Complaining about what we feel is wrong with other people in the world but not with us, is rooted in insecurity.  It’s essentially finding yourself in a hole and reaching to pull others in with you.  This has been a tough pill for me to swallow.  I’m way too quick to recognize the weaknesses in my students, even if only to try to eradicate them.  When the weaknesses persist, I’ll feel like I’ve failed the student, even though I’m loathe to take credit for persistence of the strengths- we teachers are like that sometimes.  We’re too quick to dwell on the negatives and ignore the positives.

So how different would my classroom be if I could just let myself off the hook for what I can’t control?  If I just bypassed my complain button and loved every student for the person he/she is, pimples and warts and all?  What kind of love might I embody?  What kind of change might I actually enact?  You know- the whole “Love one another” thing.  Not “Point out what’s wrong with others.”  Not “Find a gripe circle.”  Not “Wage a culture war against those bad students at all costs.”  Just… “Love one another.”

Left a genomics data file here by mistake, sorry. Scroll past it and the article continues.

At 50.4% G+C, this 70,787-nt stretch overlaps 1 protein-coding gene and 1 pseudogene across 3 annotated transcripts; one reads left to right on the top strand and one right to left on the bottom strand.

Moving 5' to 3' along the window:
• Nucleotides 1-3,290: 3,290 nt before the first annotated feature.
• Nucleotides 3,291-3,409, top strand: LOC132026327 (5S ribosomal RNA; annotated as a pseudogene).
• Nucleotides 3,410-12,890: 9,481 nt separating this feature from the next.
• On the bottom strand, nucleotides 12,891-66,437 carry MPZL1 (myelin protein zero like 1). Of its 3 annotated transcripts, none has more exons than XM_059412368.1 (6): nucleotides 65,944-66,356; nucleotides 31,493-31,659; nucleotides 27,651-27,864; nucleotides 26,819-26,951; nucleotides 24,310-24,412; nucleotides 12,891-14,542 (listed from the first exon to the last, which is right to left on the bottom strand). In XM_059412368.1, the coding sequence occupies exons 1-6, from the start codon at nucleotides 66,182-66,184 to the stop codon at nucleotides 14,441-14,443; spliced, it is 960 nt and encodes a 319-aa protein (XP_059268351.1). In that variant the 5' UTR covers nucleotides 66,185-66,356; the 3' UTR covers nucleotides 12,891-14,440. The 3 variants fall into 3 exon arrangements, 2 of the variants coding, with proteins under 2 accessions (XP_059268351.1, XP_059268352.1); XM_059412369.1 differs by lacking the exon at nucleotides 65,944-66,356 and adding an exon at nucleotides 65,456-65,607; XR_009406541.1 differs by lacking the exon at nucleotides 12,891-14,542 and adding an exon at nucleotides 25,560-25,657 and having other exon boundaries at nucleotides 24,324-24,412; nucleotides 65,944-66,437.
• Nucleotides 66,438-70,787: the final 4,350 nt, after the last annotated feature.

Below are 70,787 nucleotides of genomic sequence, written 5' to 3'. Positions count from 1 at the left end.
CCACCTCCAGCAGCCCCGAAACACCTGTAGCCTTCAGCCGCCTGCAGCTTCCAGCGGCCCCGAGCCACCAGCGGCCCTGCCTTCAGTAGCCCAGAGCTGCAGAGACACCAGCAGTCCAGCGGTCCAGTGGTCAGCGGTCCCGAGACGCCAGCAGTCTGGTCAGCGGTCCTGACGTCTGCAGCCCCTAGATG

Ultimately, my life story will grow out of how I choose to I spend my time, as will yours.  We won’t lead anyone to the Promised Land magically by announcing that we know the way, and then yelling at anyone who disagrees with our road map.  If anyone is to make it to the Promised Land with us, it’ll have to be after making some side journeys by ourselves.  Then one day, maybe we’ll be able to sit down with those who are looking for it, as friends, exchange a story or two, and quietly share some tasty milk and honey treats that someone else generously shared with us somewhere along the way…